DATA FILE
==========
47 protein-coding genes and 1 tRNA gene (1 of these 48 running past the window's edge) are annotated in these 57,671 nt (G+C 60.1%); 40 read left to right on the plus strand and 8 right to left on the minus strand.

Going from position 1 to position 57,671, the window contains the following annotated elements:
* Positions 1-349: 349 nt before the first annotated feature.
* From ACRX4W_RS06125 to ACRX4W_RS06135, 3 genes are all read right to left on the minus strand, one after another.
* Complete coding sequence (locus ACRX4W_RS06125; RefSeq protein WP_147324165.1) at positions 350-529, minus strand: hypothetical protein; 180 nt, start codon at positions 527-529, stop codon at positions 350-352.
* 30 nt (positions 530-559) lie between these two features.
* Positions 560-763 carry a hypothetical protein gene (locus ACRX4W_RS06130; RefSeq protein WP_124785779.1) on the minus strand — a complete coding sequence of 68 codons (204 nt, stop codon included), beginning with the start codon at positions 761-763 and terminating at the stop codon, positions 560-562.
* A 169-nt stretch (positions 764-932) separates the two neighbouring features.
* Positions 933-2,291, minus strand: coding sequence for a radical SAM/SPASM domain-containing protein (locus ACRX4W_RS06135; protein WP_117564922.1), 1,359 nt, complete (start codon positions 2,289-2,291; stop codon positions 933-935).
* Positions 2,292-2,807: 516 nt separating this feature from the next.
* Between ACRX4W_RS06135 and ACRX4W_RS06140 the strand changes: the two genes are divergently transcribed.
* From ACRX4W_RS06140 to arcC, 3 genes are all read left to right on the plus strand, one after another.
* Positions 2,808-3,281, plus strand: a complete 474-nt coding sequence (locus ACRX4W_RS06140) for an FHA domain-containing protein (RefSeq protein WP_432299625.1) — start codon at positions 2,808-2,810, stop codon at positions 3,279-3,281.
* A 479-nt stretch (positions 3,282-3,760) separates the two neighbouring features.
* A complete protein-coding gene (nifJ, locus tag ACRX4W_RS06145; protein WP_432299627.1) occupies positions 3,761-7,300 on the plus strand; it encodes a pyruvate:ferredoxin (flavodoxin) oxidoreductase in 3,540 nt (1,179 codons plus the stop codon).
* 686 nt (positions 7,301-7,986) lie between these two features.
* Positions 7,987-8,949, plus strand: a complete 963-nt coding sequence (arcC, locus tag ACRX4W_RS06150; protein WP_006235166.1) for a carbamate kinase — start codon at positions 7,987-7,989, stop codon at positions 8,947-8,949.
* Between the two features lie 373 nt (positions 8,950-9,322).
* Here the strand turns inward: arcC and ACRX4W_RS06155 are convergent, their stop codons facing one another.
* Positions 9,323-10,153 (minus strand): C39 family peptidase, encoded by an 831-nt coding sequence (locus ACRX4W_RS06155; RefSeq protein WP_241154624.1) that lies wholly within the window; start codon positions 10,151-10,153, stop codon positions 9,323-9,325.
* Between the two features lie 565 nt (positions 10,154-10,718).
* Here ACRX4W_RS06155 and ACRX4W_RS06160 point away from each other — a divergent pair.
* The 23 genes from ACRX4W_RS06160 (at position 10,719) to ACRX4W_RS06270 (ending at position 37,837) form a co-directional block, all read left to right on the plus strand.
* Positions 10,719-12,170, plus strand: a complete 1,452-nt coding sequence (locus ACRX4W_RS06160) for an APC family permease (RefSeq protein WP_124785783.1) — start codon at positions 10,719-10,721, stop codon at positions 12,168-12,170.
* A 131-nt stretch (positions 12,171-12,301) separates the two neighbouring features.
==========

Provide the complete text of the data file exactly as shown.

47 protein-coding genes and 1 tRNA gene (1 of these 48 running past the window's edge) are annotated in these 57,671 nt (G+C 60.1%); 40 read left to right on the plus strand and 8 right to left on the minus strand.

Going from position 1 to position 57,671, the window contains the following annotated elements:
* Positions 1-349: 349 nt before the first annotated feature.
* From ACRX4W_RS06125 to ACRX4W_RS06135, 3 genes are all read right to left on the minus strand, one after another.
* Complete coding sequence (locus ACRX4W_RS06125; RefSeq protein WP_147324165.1) at positions 350-529, minus strand: hypothetical protein; 180 nt, start codon at positions 527-529, stop codon at positions 350-352.
* 30 nt (positions 530-559) lie between these two features.
* Positions 560-763 carry a hypothetical protein gene (locus ACRX4W_RS06130; RefSeq protein WP_124785779.1) on the minus strand — a complete coding sequence of 68 codons (204 nt, stop codon included), beginning with the start codon at positions 761-763 and terminating at the stop codon, positions 560-562.
* A 169-nt stretch (positions 764-932) separates the two neighbouring features.
* Positions 933-2,291, minus strand: coding sequence for a radical SAM/SPASM domain-containing protein (locus ACRX4W_RS06135; protein WP_117564922.1), 1,359 nt, complete (start codon positions 2,289-2,291; stop codon positions 933-935).
* Positions 2,292-2,807: 516 nt separating this feature from the next.
* Between ACRX4W_RS06135 and ACRX4W_RS06140 the strand changes: the two genes are divergently transcribed.
* From ACRX4W_RS06140 to arcC, 3 genes are all read left to right on the plus strand, one after another.
* Positions 2,808-3,281, plus strand: a complete 474-nt coding sequence (locus ACRX4W_RS06140) for an FHA domain-containing protein (RefSeq protein WP_432299625.1) — start codon at positions 2,808-2,810, stop codon at positions 3,279-3,281.
* A 479-nt stretch (positions 3,282-3,760) separates the two neighbouring features.
* A complete protein-coding gene (nifJ, locus tag ACRX4W_RS06145; protein WP_432299627.1) occupies positions 3,761-7,300 on the plus strand; it encodes a pyruvate:ferredoxin (flavodoxin) oxidoreductase in 3,540 nt (1,179 codons plus the stop codon).
* 686 nt (positions 7,301-7,986) lie between these two features.
* Positions 7,987-8,949, plus strand: a complete 963-nt coding sequence (arcC, locus tag ACRX4W_RS06150; protein WP_006235166.1) for a carbamate kinase — start codon at positions 7,987-7,989, stop codon at positions 8,947-8,949.
* Between the two features lie 373 nt (positions 8,950-9,322).
* Here the strand turns inward: arcC and ACRX4W_RS06155 are convergent, their stop codons facing one another.
* Positions 9,323-10,153 (minus strand): C39 family peptidase, encoded by an 831-nt coding sequence (locus ACRX4W_RS06155; RefSeq protein WP_241154624.1) that lies wholly within the window; start codon positions 10,151-10,153, stop codon positions 9,323-9,325.
* Between the two features lie 565 nt (positions 10,154-10,718).
* Here ACRX4W_RS06155 and ACRX4W_RS06160 point away from each other — a divergent pair.
* The 23 genes from ACRX4W_RS06160 (at position 10,719) to ACRX4W_RS06270 (ending at position 37,837) form a co-directional block, all read left to right on the plus strand.
* Positions 10,719-12,170, plus strand: a complete 1,452-nt coding sequence (locus ACRX4W_RS06160) for an APC family permease (RefSeq protein WP_124785783.1) — start codon at positions 10,719-10,721, stop codon at positions 12,168-12,170.
* A 131-nt stretch (positions 12,171-12,301) separates the two neighbouring features.